Flood Plain Considerations for Sirius Marina

Flood Plain Considerations for Sirius Marina

Reproduced below is a portion of the FEMA flood hazard zone rate map which includes the vicinity of the proposed Sirius Marina:


This map is captioned “Federal Emergency Management Agency, National Flood Insurance Program, Flood Insurance Rate Map, Panel 0035G, Map Number 780000035G, Map Revised April 16, 2007.”

The Zones shown with blue dots are flood hazard zones, and the AE zone which is of interest to the Sirius Marina project is described in the map legend below:


The illustration below overlays the main components of the Sirius Marina project on the FEMA flood hazard map.  It is apparent that the marina upland structures (office, marina service building), the marina infrastructure (Waste Water Treatment Plant, Underground Fuel Tanks, Water Supply, Backup Generator) are all within the flood zone.  It is also apparent that the proposed dredge spoil disposal site is within a flood zone and a drainage ghut traverses the site.


The requirements for consideration of flood plains is stated in 33 CFR 320.4 which reads, in part:

In accordance with the requirements of Executive Order 11988, district engineers, as part of their public interest review, should avoid to the extent practicable, long and short term significant adverse impacts associated with the occupancy and modification of floodplains, as well as the direct and indirect support of floodplain development whenever there is a practicable alternative. For those activities which in the public interest must occur in or impact upon floodplains, the district engineer shall ensure, to the maximum extent practicable, that the impacts of potential flooding on human health, safety, and welfare are minimized, the risks of flood losses are minimized, and, whenever practicable the natural and beneficial values served by floodplains are restored and preserved.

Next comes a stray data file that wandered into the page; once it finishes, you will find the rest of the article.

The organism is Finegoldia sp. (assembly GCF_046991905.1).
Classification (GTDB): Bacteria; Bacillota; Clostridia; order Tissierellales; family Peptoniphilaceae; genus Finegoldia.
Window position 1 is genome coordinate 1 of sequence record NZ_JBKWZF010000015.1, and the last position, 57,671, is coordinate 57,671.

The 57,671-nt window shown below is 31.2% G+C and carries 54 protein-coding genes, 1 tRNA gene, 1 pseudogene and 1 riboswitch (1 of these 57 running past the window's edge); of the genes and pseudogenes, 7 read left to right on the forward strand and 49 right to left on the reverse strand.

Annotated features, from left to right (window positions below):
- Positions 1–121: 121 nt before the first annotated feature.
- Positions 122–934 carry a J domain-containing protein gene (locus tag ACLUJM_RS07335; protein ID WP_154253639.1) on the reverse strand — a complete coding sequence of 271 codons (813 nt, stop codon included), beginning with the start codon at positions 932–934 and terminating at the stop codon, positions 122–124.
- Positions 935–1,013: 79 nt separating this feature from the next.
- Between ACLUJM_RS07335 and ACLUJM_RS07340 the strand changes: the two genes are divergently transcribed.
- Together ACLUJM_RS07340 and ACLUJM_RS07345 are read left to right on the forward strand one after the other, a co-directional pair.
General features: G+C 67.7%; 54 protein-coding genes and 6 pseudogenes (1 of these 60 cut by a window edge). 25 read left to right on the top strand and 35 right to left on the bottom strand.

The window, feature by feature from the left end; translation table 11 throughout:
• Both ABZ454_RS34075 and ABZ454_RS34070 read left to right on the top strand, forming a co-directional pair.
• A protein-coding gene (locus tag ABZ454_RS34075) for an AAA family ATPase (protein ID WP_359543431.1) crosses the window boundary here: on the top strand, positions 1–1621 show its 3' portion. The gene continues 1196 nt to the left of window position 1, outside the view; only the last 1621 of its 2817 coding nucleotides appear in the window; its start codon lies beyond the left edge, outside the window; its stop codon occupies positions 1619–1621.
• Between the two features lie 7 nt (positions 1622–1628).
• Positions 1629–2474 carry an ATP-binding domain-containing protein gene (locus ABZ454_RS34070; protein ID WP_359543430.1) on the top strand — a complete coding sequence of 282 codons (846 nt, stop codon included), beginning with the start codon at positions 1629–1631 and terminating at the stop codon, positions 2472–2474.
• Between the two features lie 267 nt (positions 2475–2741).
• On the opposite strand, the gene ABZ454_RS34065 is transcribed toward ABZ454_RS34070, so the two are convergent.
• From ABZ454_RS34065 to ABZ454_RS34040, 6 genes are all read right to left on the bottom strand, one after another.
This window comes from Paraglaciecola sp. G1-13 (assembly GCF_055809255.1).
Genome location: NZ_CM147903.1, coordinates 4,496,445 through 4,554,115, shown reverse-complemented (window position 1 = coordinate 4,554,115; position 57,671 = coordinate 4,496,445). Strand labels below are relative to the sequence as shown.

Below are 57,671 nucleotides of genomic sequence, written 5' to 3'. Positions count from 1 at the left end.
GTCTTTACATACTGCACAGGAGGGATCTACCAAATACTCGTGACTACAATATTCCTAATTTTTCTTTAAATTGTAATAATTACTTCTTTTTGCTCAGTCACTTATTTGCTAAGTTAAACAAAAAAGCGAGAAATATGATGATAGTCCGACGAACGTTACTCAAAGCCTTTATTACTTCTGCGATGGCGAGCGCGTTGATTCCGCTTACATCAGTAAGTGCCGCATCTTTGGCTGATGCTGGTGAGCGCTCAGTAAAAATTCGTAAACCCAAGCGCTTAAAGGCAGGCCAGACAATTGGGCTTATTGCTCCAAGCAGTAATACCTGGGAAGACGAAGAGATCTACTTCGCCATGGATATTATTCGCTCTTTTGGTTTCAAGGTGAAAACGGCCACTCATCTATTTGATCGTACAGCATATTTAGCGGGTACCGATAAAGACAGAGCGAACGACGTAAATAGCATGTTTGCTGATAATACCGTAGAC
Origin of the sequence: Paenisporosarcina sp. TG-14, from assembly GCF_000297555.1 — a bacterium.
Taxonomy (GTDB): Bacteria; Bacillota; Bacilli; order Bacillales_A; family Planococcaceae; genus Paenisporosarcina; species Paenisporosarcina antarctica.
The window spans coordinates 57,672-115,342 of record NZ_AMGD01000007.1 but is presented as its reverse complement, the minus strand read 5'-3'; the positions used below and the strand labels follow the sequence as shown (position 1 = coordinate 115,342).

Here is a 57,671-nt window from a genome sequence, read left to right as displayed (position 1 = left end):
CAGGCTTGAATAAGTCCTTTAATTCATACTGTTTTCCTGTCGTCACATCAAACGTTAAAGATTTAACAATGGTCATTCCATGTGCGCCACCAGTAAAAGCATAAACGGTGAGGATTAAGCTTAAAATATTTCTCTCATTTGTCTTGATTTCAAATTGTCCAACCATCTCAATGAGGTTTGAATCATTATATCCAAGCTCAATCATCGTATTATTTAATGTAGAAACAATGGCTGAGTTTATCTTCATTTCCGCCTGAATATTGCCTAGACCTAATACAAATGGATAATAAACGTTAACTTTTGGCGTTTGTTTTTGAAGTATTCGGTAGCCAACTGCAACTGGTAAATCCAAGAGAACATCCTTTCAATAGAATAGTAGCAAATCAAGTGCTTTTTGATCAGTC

Elsewhere in these comments we have identified practicable alternatives that do not involve occupancy or modification of floodplains.

It is of particularly grave concern that depositing 3300 cubic yards of fine dredge spoils in a possible wetland, a known flood hazard zone, atop a mapped drainage ghut, and less than 200 feet from the shoreline of Coral Bay, is a disaster waiting to happen.  A major rain event could wash tons of dredge material directly into Coral Bay harbor, smothering everything in its path.  For this reason alone, the selected dredge disposal site must be denied.